A proposed class action lawsuit is targeting Apple Pay, which claims Apple has an illegal monopoly on contactless payments on the iPhone, forcing it to force card issuers to pay fees (via) bloombergThe lawsuit is being launched by Iowa-based Affinity Credit Union, which issues debit and credit cards that are compatible with Apple Pay, but the company’s attorneys hope to make it a class-action case so that other card issuers are in the lawsuit. be able to join
According to the complaint, which you can read below, Apple makes more than $1 billion a year for charging credit card companies up to 0.15 percent per transaction in Apple Pay fees, and still paying those same card issuers nothing. when their customers use a “functionally identical Android wallet”. The lawsuit alleges that Apple violates antitrust law by making it, so Apple Pay is the only service capable of making NFC payments on its iPhones, iPads, and Apple Watches. It also says that Apple prohibits card issuers from passing those charges on to customers, making it so that iPhone owners have no incentive to find a cheaper payment method.
As we have discussed in detail during epic vs apple The trial, a case like this one, may hinge on what a judge can decide the relevant market – here, plaintiffs say, is Apple’s monopoly on “tap iOS mobile wallets and make payments.” But even if a judge agrees that this is true, they can still decide that there is no real monopoly because customers can always switch to Android, where other mobile wallets exist.
Lawsuits are not automatically granted class-action status—a judge has to decide whether to grant. However, Hagens Berman, the law firm handling Affinity’s case, has a little track record with class-action suits against Apple; It was involved with a $100 million settlement to developers after accusing App Store rules of being unfair, as well as an eBook pricing case that ended with Apple returning nearly $400 million to customers. was.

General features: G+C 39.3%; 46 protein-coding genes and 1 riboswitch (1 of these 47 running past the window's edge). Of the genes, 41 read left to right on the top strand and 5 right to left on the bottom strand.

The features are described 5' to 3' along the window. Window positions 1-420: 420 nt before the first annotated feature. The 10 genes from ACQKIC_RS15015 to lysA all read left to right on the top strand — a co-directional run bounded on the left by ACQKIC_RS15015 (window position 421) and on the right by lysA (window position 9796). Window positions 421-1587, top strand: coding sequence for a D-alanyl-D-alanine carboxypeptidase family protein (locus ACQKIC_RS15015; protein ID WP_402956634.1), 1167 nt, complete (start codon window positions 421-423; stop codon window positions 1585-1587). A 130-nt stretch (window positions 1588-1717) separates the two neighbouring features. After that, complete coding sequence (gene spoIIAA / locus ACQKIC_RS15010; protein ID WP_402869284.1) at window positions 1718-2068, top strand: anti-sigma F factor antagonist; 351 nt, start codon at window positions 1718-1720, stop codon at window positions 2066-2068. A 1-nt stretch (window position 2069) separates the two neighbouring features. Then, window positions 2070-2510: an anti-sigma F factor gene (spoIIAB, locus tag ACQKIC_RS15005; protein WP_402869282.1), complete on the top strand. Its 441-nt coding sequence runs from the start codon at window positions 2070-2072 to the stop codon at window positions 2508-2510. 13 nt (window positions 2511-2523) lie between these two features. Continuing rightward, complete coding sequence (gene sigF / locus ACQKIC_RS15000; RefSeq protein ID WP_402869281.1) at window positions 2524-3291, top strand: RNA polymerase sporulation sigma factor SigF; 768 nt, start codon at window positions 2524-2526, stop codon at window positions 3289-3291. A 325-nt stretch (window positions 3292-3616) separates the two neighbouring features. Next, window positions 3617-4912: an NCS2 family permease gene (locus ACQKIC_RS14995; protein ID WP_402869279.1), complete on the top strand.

According to a press release from the law firm, the goal of the lawsuit is to change Apple’s policies that force all contactless payments to go through Apple Pay, and to have the company reimburse card issuers for the fees they charge. Plaintiffs claim illegally. accused.
That’s not the only challenge Apple is facing in how it runs Apple Pay. The European Union recently objected to the fact that third-party developers could not use the iPhone’s NFC system for payments, claiming that the ban “reduces innovation for consumers and less access to mobile wallets on the iPhone”. “Options”. Now, the company may face a legal battle over the issue in the US as well.
Apple did not respond immediately ledgeRequest for comment on the matter.